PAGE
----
API, an industry lobby representing more than 580 companies, said a study it commissioned from energy consultant group ICF International indicates exporting crude oil from the United States could translate to $6.6 billion in savings for U.S. consumers by 2020.
"It's undeniable that the American energy revolution has rendered our current export policies obsolete," API Vice President for Economic Policy Kyle Isakower said in a statement Thursday. "Allowing exports will ensure that U.S. production remains strong in a way that supports American consumers."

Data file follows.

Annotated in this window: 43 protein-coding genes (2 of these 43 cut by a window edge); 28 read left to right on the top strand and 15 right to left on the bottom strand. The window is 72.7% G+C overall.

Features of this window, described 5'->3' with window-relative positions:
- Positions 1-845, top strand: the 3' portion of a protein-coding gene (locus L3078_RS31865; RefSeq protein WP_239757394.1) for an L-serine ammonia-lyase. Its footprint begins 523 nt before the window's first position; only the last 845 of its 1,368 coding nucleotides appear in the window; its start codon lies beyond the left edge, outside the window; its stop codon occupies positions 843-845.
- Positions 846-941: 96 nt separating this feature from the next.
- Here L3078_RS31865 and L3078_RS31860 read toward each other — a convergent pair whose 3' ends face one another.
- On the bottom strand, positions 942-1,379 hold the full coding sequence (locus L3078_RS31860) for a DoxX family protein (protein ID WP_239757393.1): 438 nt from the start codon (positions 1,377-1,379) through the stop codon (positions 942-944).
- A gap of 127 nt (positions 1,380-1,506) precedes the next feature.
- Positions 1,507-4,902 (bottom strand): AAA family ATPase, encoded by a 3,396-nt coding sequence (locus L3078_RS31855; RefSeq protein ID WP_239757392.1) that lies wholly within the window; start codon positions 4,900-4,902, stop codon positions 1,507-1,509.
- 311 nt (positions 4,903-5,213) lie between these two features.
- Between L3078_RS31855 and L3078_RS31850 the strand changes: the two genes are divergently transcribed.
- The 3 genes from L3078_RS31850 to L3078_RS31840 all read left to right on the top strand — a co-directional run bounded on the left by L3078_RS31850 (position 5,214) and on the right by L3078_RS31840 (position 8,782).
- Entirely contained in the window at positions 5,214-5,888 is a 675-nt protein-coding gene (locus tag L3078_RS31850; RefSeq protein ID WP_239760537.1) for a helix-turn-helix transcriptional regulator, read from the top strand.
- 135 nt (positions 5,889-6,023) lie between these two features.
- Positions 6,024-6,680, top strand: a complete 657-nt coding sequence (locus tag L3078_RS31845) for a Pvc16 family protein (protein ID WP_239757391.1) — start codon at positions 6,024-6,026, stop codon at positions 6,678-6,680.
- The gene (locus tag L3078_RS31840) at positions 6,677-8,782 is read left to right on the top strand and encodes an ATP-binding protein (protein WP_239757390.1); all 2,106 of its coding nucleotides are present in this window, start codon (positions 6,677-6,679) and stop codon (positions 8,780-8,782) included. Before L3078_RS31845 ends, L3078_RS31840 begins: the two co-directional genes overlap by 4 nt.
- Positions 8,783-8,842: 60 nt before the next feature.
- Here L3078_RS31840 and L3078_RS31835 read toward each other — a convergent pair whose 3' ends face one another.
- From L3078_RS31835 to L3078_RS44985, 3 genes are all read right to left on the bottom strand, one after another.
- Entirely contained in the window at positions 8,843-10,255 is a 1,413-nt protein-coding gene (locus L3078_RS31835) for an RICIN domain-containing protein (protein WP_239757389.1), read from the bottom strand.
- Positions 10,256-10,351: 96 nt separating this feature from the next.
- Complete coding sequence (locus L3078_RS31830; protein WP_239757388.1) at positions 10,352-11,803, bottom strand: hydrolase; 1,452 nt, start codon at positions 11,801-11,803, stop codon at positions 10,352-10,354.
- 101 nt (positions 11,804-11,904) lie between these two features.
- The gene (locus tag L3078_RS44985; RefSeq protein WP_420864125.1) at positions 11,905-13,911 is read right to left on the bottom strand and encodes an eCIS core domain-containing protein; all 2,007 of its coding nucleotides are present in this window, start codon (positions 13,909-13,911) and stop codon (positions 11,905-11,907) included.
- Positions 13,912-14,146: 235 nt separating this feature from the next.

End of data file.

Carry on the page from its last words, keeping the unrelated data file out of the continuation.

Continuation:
The Senate Energy and Natural Resources Committee summoned industry officials to testify Thursday about the prospects of exporting more crude oil. Laws enacted after the 1970s Arab oil embargo restrict domestic oil exports.
U.S. Sen. Lisa Murkowski, R-Alaska, ranking member of the committee, said lifting the ban would be good for the economy.
"Opening up world markets to U.S. crude oil will lower the global price, which will in turn lower the global prices for petroleum products," she testified.
Graeme Burnett, a senior vice president from Delta Air Lines, which owns a refinery in Pennsylvania, said she wasn't convinced there would be benefits from crude oil exports.
"Exporting U.S. crude makes little sense," she testified. "If we allow for the export of U.S. crude, we'll have to import more oil from overseas and subject ourselves, once again, to an increasing degree of price volatility and higher global prices."